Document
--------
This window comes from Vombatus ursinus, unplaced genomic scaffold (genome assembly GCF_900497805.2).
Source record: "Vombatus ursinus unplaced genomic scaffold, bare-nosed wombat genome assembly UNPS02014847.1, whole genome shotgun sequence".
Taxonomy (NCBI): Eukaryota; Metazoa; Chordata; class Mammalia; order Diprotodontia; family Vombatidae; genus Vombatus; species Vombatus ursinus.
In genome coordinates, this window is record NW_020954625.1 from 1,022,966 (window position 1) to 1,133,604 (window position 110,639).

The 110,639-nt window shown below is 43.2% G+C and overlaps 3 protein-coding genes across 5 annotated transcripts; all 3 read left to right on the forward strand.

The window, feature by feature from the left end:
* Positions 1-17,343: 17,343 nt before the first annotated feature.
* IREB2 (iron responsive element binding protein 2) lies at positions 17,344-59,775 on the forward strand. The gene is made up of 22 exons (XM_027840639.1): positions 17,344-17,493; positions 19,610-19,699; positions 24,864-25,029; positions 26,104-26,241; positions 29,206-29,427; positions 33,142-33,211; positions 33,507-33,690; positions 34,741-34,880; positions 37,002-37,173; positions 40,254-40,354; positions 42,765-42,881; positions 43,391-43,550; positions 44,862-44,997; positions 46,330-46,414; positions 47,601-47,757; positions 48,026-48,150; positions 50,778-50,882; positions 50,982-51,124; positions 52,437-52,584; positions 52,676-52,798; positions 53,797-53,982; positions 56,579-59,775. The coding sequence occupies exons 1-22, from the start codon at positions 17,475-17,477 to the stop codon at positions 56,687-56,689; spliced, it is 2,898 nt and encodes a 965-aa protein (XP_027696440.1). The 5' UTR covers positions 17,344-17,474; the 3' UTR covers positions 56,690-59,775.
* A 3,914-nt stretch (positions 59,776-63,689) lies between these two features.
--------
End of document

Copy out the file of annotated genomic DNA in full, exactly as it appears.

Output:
This window comes from Vombatus ursinus, unplaced genomic scaffold (genome assembly GCF_900497805.2).
Source record: "Vombatus ursinus unplaced genomic scaffold, bare-nosed wombat genome assembly UNPS02014847.1, whole genome shotgun sequence".
Taxonomy (NCBI): Eukaryota; Metazoa; Chordata; class Mammalia; order Diprotodontia; family Vombatidae; genus Vombatus; species Vombatus ursinus.
In genome coordinates, this window is record NW_020954625.1 from 1,022,966 (window position 1) to 1,133,604 (window position 110,639).

The 110,639-nt window shown below is 43.2% G+C and overlaps 3 protein-coding genes across 5 annotated transcripts; all 3 read left to right on the forward strand.

The window, feature by feature from the left end:
* Positions 1-17,343: 17,343 nt before the first annotated feature.
* IREB2 (iron responsive element binding protein 2) lies at positions 17,344-59,775 on the forward strand. The gene is made up of 22 exons (XM_027840639.1): positions 17,344-17,493; positions 19,610-19,699; positions 24,864-25,029; positions 26,104-26,241; positions 29,206-29,427; positions 33,142-33,211; positions 33,507-33,690; positions 34,741-34,880; positions 37,002-37,173; positions 40,254-40,354; positions 42,765-42,881; positions 43,391-43,550; positions 44,862-44,997; positions 46,330-46,414; positions 47,601-47,757; positions 48,026-48,150; positions 50,778-50,882; positions 50,982-51,124; positions 52,437-52,584; positions 52,676-52,798; positions 53,797-53,982; positions 56,579-59,775. The coding sequence occupies exons 1-22, from the start codon at positions 17,475-17,477 to the stop codon at positions 56,687-56,689; spliced, it is 2,898 nt and encodes a 965-aa protein (XP_027696440.1). The 5' UTR covers positions 17,344-17,474; the 3' UTR covers positions 56,690-59,775.
* A 3,914-nt stretch (positions 59,776-63,689) lies between these two features.